Pierce Brosnan has narrated a video to call attention to the plight of the last 284 beluga whales of Alaska’s Cook Inlet. According to Brosnan, the actor and ocean activist, and also NRDC, the Apache Alaska Corporation is about to launch a seismic airgun attack that could push the white whales over the brink, into extinction.
The explosive noise of airguns used to explore for oil and gas can deafen, injure and even kill whales.
-Natural Resources Defense Council (NRDC)
According to NRDC, the oil exploration company is planning to launch an “acoustic onslaught in the beluga’s only home in the world” and apparently the Obama Administration has given Apache Alaska Oil the greenlight to go forward. The company, says Brosnan in the video, will use devices that create loud air blasts to explore for oil and gas – blasts that will occur every ten seconds, perhaps for months on end. At a distance, Brosnan says, the blasts can cause the whales to abandon their habitat and stop eating. At close range, they can cause deafness, even death.
“Don’t let the belugas go silent. Help protect them before time runs out.”
Another giant has left us. The International Union for Conservation of Nature said that the Western Black Rhino of Africa was officially extinct, and two other subspecies were close to the same fate. Amazing to consider also that a quarter of all mammals are at risk of extinction. But there is also a ray of light: the IUCN said that the Southern White Rhino and Przewalski’s Horse have been saved from extinction. Why? Successful conservation programs.
This is why I believe that the battle to save Big Animals from extinction begins with experiencing them first hand. You need to be in the presence of a rhino, a lion, a gorilla or a whale to fully comprehend its power, grace and magnificence. Conservation measures are the answer, as Simon Stuart, chair of the IUCN Species Survival Commission said: “In the case of both the Western Black Rhino and the Northern White Rhino, the situation could have had very different results if the suggested conservation measures had been implemented.” Getting people and governments to take those measures means they have to experience, appreciate and make an emotional connection to Big Animals. I’d like to offer you a way to do that, yourself, and have the experience of a lifetime.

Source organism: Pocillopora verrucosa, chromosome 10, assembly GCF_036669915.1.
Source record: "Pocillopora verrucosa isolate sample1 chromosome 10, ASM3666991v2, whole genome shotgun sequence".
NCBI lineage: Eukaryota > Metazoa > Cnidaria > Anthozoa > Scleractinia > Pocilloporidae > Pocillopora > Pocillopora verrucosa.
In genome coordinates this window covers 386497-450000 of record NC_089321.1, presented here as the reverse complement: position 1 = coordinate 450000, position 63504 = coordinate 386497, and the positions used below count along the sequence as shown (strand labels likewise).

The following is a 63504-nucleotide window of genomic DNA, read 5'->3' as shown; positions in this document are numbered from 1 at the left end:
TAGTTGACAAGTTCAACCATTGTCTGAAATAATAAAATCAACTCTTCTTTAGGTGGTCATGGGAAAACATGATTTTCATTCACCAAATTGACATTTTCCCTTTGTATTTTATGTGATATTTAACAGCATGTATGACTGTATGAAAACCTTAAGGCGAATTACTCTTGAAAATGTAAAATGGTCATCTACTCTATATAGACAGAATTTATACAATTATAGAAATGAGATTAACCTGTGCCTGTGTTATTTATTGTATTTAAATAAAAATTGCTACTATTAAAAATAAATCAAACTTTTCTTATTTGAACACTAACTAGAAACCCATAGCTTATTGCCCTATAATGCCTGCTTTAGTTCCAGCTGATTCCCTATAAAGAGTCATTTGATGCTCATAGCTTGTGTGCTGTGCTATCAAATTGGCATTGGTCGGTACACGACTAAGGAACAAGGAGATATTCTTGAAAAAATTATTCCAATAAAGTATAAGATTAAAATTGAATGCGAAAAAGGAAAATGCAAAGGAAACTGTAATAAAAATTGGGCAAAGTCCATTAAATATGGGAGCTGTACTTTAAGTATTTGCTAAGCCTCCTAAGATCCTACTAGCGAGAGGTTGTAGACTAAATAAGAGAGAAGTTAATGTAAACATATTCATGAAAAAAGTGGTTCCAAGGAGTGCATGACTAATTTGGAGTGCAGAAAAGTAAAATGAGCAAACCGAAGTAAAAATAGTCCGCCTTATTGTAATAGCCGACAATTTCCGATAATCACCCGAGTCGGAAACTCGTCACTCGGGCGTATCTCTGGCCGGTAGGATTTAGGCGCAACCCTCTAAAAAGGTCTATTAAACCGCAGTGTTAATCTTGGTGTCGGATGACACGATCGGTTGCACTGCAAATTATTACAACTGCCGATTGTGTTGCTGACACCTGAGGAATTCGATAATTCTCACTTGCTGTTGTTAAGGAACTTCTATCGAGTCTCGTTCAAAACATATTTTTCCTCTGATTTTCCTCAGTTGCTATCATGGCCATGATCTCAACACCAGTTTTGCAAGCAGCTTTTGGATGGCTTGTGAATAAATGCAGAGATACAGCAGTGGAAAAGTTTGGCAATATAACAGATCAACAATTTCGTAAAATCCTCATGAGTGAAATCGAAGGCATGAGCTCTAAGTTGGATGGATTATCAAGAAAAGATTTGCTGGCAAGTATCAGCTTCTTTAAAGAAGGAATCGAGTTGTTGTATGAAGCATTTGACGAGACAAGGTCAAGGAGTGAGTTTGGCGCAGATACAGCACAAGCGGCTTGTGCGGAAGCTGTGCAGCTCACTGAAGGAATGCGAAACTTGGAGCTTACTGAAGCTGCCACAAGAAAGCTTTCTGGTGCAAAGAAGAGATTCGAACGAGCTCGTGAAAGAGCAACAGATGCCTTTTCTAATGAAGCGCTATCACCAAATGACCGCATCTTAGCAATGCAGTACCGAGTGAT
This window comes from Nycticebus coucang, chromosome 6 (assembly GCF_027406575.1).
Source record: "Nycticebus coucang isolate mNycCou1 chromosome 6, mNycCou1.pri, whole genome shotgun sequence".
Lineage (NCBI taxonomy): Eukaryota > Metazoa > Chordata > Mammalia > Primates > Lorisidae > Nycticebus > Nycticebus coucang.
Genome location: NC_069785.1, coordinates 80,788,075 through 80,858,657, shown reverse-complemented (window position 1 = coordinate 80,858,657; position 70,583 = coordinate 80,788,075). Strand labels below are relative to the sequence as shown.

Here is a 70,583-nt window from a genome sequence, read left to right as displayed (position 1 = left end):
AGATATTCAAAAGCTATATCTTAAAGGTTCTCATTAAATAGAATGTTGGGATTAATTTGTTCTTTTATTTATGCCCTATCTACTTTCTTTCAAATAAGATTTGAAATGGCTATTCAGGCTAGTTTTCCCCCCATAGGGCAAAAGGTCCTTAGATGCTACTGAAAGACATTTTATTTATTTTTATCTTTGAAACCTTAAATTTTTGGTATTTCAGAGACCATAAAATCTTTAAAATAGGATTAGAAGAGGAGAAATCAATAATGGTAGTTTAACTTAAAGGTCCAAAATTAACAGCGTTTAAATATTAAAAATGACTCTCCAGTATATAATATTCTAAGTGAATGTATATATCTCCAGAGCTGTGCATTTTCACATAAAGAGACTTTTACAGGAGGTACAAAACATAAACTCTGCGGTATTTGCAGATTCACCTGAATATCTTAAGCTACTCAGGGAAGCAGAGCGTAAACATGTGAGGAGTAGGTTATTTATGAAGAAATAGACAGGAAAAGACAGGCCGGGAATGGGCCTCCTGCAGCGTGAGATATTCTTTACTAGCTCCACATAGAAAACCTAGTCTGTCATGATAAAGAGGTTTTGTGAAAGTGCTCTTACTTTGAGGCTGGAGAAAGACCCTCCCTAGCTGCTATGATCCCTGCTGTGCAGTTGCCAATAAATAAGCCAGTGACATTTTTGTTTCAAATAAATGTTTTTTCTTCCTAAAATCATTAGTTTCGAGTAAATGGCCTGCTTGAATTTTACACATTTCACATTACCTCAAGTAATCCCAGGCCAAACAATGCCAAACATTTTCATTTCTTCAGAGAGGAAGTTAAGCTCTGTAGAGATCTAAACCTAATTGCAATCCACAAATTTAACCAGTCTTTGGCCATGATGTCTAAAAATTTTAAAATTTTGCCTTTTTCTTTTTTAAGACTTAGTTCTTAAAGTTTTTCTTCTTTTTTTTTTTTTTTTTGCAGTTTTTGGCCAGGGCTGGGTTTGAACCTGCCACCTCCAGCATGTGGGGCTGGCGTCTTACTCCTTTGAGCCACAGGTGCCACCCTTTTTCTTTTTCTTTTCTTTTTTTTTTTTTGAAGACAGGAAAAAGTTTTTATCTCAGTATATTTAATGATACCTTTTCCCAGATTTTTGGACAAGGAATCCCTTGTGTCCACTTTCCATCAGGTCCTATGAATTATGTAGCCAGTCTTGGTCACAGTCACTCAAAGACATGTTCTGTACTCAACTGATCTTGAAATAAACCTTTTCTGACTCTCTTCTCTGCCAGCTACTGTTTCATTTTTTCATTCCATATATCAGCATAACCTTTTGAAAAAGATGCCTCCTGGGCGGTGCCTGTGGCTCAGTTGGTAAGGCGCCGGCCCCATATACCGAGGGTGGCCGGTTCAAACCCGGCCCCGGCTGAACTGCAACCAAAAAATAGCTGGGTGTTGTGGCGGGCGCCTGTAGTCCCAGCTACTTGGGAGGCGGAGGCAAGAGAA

Big 7 African Safari
Nobody ever said getting spectacular images of the world’s iconic animals was easy, but I want to offer you a way for your personal photos of lions, leopards, cheetahs, elephants, cape buffalo and mountain gorillas to be worthy of a spread in your favorite nature magazine. Come with me to Africa June 2 through 24, 2012 and I will be at your side to coach your camera work, show you how to work with various lenses and telling you about the best ways to shoot in natural light. On the expedition we’ll avoid the usual tourist destinations so you can get a sense of Africa at its most welcoming and magnificent. The grand finale is to strap on some scuba tanks and swim with Nile Crocodiles in the Okavango Delta. We’ll be in the Nxamaseri Lodge, a unique African experience on an island in the delta. We make the trip doing the best time to be in the water – June and July when the water is clear (visibility 15-20 feet) and cold (55-60 degrees F) which brings the crocs to the surface for great viewing and interaction.
There is hope for Big Animals. Sperm whales were among the world’s most hunted animals – almost driven to extinction. But how they have made the best comeback in the history of wildlife with almost as many now as there were a hundred years ago. Will you join me on our next adventure to Africa?
I am lucky to count Dr. Sylvia Earle among my friends. She is also a powerful friend of the ocean, working to call attention to the most important issues of conservation, education and change. Her TED talk from February 2009 is still strong and still affects people. She talked about how we’ve eaten more than 90 percent of the big fish in the ocean and how the ocean’s coral reefs are disappearing. And she has also said that the next decade will be the most critical and important in the next 100 years when it comes to ocean conservation. Last April, inspired by her words and action, a group of 100 scientists, activists and philanthropists set out on an adventure called the Mission Blue Voyage. Their goal is to find and get the word out on what they call “hope spots” – places that deserve to be protected, saved and restored.
This is what Dr. Earle calls “the blue heart of the planet.”
Hosted by the National Geographic society, Mission Blue has tracked whale sharks in the Galapagos and investigated conditions in the Gulf of Mexico after the Deepwater Horizon oil spill. Mission Blue has been described on the TED blogs, and also in Time magazine. Dr. Earle’s wish is to create marine protected areas on the high seas. Just like governments have created parks on land, Dr. Earle wants there to be sanctuaries on and under the water. Think of them as national parks at sea. I know how she’s feels – I am a co-founder of Israel’s Marine National Park on the Red Sea.
I’ve heard about a movie Dr. Earle is part of and I’m looking forward to telling you more about it when I can. Earlier this year, when she received a lifetime achievement award, they played a clip. Have a look at it - I think you’ll find it inspiring.
If you want to experience the Galapagos first hand, I am leading an expedition there with a September 17th departure. This is a rare dive trip to the Galapagos, since it is for a full two weeks. Last year’s prices were $13,900 for the Master cabin and $13,500 for the Deluxe. Now we’re offering them at $11,900 and $11,500. This includes the domestic flight to Galapagos and other local taxes. Book now and take advantage of this deal because there are only eight spaces left. Departures on Sept 17 – Oct 3.